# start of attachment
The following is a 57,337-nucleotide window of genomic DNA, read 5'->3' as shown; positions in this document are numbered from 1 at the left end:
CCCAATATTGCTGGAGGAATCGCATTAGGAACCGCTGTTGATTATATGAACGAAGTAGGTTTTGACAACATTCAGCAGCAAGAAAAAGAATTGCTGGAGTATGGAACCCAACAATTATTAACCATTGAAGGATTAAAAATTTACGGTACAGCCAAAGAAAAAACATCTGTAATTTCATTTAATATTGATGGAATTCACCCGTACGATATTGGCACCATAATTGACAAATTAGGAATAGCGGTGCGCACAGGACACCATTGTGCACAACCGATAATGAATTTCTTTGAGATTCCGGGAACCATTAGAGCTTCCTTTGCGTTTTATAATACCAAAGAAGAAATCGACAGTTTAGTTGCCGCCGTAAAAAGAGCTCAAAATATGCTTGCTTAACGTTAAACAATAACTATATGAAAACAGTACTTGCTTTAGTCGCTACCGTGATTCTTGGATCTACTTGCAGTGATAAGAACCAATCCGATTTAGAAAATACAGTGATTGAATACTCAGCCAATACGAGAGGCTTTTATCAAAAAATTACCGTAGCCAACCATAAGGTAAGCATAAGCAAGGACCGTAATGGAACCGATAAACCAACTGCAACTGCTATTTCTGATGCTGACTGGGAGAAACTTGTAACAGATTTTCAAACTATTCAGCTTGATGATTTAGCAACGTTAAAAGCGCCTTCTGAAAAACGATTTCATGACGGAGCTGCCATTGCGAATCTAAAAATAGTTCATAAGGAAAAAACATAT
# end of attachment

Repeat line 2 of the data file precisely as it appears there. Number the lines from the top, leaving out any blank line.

CCCAATATTGCTGGAGGAATCGCATTAGGAACCGCTGTTGATTATATGAACGAAGTAGGTTTTGACAACATTCAGCAGCAAGAAAAAGAATTGCTGGAGTATGGAACCCAACAATTATTAACCATTGAAGGATTAAAAATTTACGGTACAGCCAAAGAAAAAACATCTGTAATTTCATTTAATATTGATGGAATTCACCCGTACGATATTGGCACCATAATTGACAAATTAGGAATAGCGGTGCGCACAGGACACCATTGTGCACAACCGATAATGAATTTCTTTGAGATTCCGGGAACCATTAGAGCTTCCTTTGCGTTTTATAATACCAAAGAAGAAATCGACAGTTTAGTTGCCGCCGTAAAAAGAGCTCAAAATATGCTTGCTTAACGTTAAACAATAACTATATGAAAACAGTACTTGCTTTAGTCGCTACCGTGATTCTTGGATCTACTTGCAGTGATAAGAACCAATCCGATTTAGAAAATACAGTGATTGAATACTCAGCCAATACGAGAGGCTTTTATCAAAAAATTACCGTAGCCAACCATAAGGTAAGCATAAGCAAGGACCGTAATGGAACCGATAAACCAACTGCAACTGCTATTTCTGATGCTGACTGGGAGAAACTTGTAACAGATTTTCAAACTATTCAGCTTGATGATTTAGCAACGTTAAAAGCGCCTTCTGAAAAACGATTTCATGACGGAGCTGCCATTGCGAATCTAAAAATAGTTCATAAGGAAAAAACATAT